Deciding to rent is an important life decision. Each stage of the renting process comes with a price tag, whether paying your security bond or paying rent on time. Practice good money habits before and after you begin living in a new apartment so you can keep your finances in good order.
- Before you move in
To start off on the best foot, you should kick your money-saving moves into gear before you’ve even taken the keys to your new rental property. A conscious decision to build up good financial habits prior to your move-in day will ensure your money strategy is ready even before you become a tenant.
2. Save up for the security (or rental) bond
When you sign a lease on a rental property, you typically pay a bond to your landlord or property manager before you move into the house. This is a payment requested on behalf of the owners from a signing tenant as financial protection in case there’s ever a breach of the lease agreement. Read more about rental bonds here. The cost of the security or rental bond is often an amount equivalent to one month’s rent. Before you sign your lease, be sure that you have enough money set aside for this payment.
3. Be mindful of application fees
Some landlords will charge an application fee for potential tenants. This fee is designed to cover the landlord’s costs of doing background checks or credit checks – sometimes both. Much like the security bond, each state and territory has different legislation as to what this cost is. If you have questions about this process, contact your local tenancy advice line. These fees are typically refundable, even if you are not approved for a rental property. Be sure to find out exactly how much this fee is before you submit an application.
4. Budget for man’s best friend
If you are permitted to keep a pet in your rental, a pet bond may be charged. Lessors and agents must lodge the security bond as a single amount. This will need to specify the amount taken as pet bond. The amount you can be charged for a pet bond depends on the type of lease agreement you have. In Western Australia, for example, the pet bond must be no more than $260, unless the weekly rent is more than an amount set by regulation ($1,200 per week as at June 1, 2011). If you don’t already have a pet, it could be wise to assess your finances before you incur the extra cost.
5. Consider whether you need to spend money on storage
If you’re downsizing from a bigger rental to a smaller one, it can be tempting to put all your awesome belongings into storage for ‘later’. But think about this – most of that stuff, whether it’s books or furniture – will lose value over time. So, sell or donate your stuff instead, it’ll make you some money and you’ll save a lot of cash in the meantime.
6. Bills, bills and more bills
It’s a good idea to set aside a few dollars each week for bills. That way you won’t be stuck with a big bill you can’t afford. Check your previous bills to give you some idea of what the average cost will be. Make allowances for extra costs, such as heating in winter. Bills can include gas, electricity, phone, internet, water consumption and insurance. Keeping these costs low will save you money at the end of each month. Cutting costs might mean being conscious of your thermostat in winter AND summer. Maybe assess your entertainment needs – seek out alternative services like Netflix, or check out a DVD from the library for free.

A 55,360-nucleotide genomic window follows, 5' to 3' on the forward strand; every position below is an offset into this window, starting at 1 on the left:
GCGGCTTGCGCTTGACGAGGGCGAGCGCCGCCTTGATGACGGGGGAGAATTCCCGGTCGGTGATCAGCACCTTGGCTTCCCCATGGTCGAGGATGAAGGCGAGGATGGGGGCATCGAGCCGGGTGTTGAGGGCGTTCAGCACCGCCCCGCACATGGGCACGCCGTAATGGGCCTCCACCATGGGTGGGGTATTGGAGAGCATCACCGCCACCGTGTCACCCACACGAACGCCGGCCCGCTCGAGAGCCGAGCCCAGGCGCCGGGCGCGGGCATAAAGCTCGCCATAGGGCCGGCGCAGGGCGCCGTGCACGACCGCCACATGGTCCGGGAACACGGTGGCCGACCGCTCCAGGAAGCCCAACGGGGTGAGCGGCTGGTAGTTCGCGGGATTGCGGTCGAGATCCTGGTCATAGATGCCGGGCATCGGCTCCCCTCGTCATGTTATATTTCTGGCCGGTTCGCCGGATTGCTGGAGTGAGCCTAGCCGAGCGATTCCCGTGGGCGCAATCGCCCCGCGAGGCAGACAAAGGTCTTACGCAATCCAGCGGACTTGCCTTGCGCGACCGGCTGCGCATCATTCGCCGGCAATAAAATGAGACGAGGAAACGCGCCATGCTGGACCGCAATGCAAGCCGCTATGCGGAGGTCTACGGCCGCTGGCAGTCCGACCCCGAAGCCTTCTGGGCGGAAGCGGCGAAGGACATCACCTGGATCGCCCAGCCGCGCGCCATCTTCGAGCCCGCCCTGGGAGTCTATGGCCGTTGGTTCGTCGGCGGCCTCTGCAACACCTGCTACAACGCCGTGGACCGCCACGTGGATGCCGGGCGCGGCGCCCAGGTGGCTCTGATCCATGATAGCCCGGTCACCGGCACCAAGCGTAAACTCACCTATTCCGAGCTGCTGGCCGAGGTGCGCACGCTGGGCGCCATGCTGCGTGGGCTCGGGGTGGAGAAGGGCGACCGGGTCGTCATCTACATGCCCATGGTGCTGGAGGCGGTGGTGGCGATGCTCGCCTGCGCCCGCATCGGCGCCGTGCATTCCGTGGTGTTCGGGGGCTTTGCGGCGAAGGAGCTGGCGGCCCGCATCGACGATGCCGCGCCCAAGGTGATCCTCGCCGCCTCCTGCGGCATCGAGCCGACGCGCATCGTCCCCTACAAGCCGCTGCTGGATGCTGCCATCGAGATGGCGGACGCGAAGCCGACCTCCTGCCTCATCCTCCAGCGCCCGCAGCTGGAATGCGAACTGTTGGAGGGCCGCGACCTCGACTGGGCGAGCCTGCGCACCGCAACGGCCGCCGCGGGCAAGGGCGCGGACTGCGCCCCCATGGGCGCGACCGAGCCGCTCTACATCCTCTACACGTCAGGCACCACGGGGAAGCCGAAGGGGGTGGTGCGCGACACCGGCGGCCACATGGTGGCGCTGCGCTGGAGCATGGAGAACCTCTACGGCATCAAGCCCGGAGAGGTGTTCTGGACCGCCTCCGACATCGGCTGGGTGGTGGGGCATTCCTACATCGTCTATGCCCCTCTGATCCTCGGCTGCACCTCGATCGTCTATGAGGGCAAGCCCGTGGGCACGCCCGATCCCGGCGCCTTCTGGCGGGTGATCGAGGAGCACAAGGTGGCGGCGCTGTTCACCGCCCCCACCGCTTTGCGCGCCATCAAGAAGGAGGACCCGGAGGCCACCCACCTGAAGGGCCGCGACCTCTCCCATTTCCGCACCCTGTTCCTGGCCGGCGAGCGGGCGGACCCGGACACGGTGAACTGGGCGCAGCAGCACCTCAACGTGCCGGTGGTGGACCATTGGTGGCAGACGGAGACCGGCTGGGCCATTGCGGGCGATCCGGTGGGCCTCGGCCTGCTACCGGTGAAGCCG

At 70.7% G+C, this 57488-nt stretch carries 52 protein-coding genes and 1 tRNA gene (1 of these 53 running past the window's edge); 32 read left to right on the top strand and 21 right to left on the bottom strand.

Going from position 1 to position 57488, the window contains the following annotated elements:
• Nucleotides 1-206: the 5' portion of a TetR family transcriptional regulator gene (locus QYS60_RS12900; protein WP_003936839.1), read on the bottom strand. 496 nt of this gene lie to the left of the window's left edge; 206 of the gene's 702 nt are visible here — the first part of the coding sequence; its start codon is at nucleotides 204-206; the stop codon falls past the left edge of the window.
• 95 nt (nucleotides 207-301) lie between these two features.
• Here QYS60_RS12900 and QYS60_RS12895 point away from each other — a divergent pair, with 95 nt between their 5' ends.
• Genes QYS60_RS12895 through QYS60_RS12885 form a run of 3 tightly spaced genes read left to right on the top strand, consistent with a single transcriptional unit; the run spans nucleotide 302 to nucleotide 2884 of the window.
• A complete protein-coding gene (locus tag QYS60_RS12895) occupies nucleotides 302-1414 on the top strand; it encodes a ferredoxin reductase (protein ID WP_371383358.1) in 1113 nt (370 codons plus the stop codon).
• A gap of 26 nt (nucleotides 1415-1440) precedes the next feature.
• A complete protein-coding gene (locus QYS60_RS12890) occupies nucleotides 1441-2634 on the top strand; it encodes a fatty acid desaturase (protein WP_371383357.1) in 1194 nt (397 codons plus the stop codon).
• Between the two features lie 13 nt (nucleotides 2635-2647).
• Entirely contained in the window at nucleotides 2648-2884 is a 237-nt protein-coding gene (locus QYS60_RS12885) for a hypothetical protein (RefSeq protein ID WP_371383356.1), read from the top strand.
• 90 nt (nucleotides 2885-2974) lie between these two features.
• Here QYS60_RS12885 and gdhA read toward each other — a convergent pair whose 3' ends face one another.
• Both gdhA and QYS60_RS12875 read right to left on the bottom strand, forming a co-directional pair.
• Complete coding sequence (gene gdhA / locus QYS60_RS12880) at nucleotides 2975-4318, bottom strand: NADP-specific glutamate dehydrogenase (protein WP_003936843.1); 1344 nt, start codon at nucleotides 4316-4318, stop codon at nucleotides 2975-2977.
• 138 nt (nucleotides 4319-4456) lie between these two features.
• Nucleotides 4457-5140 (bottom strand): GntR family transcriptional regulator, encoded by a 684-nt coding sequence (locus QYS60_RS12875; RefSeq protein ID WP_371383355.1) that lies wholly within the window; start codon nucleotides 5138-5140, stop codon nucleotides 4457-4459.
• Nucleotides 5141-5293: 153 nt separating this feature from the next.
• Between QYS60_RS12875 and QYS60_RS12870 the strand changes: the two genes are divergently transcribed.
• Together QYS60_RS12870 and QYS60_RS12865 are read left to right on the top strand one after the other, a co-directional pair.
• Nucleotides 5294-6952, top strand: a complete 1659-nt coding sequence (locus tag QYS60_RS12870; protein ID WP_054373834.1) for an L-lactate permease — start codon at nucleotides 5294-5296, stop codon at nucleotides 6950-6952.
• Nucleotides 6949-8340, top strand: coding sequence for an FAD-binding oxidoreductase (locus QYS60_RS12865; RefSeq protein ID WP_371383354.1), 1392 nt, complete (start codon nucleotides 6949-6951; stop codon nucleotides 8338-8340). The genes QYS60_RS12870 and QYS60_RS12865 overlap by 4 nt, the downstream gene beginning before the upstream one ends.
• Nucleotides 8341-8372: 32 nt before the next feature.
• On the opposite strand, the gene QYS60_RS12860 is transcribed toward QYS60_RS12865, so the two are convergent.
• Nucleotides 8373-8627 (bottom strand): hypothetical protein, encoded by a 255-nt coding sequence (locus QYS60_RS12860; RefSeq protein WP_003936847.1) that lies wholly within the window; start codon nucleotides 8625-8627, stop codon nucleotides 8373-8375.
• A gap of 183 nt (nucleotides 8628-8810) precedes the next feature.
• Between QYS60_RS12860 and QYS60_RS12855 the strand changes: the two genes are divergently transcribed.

Related: Renting on a budget
7. Find a good location
If you work at the same place 40 hours a week, it’s probably wise to live close to your job. In some cases, this will drastically reduce the amount of money you spend on gas and car maintenance. So when you’re looking for your next rental property, consider how far it is from the places you regularly visit. Finding an apartment near your usual haunts will also reduce the wear and tear on your car or bike.
Related: ‘Try before you buy’ as Rent.com.au checks in with Airbnb
8. Pay your rent on time
Budgeting for your rent should be at the top of your monthly ‘good money habits’ list. It can be tough to maintain good credit if you’re late with the rent. Paying your rent on time will help you to build a solid credit history and develops a pattern of good financial behaviour.
Related: Reader question – I’m having trouble paying the rent
9. Save up so you can move again!
At some point in your renting experience, your lease will come to an end and you’ll be faced with a decision on what to do next. You might search for your next rental property on rent.com.au, or employ your current real estate agent or landlord to look for other rental properties nearby. Maybe this is an opportunity to upsize, or downsize or try living by yourself instead of with a roommate. Remember – the extra money you save from cutting back on expenses might help you rent apartment on your own. If you return your rental in good shape, you’re entitled to get your rental bond back.
Related: Preparing to leave your rental property